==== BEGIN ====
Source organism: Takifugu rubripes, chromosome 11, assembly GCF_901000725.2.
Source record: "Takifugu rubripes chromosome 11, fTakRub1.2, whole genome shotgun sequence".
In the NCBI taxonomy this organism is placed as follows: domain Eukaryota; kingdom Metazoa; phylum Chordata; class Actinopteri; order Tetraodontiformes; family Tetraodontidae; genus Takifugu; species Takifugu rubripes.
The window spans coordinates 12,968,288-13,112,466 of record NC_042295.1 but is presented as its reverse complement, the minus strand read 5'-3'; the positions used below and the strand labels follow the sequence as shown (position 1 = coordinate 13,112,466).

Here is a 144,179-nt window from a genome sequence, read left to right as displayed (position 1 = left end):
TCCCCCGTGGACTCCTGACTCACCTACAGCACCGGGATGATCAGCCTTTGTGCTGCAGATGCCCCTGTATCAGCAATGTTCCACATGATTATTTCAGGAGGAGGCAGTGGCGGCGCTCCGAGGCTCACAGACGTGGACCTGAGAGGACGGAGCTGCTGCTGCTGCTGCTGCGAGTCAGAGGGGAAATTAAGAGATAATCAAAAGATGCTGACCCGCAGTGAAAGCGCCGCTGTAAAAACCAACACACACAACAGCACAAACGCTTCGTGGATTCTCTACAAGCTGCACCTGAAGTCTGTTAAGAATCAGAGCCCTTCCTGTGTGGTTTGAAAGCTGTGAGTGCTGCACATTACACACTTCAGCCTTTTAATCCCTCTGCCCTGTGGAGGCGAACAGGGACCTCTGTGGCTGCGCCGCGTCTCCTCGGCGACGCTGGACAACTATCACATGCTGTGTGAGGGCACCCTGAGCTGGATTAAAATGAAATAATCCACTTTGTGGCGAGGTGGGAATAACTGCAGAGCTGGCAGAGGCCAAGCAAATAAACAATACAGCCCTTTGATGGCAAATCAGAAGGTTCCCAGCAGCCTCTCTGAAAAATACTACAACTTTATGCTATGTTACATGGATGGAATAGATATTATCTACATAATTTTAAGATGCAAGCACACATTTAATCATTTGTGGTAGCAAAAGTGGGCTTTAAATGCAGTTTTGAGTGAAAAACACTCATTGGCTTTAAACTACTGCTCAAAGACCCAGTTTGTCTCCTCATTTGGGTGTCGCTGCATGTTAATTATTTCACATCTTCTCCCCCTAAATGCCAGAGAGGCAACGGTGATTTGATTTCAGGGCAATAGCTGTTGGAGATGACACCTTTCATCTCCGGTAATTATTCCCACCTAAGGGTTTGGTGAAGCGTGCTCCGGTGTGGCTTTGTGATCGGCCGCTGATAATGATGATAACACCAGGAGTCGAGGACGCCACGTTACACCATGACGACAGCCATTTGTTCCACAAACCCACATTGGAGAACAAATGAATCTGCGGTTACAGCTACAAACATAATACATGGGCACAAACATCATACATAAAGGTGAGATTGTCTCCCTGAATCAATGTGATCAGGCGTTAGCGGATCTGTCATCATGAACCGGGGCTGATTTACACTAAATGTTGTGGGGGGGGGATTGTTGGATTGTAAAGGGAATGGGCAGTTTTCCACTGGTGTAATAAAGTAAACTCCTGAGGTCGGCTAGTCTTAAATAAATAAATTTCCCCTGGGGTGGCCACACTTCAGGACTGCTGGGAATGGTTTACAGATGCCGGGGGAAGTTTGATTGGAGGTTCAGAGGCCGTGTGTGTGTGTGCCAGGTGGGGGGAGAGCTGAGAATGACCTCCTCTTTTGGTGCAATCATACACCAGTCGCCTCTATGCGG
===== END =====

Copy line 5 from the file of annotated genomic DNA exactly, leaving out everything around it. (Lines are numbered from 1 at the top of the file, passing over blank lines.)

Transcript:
Here is a 144,179-nt window from a genome sequence, read left to right as displayed (position 1 = left end):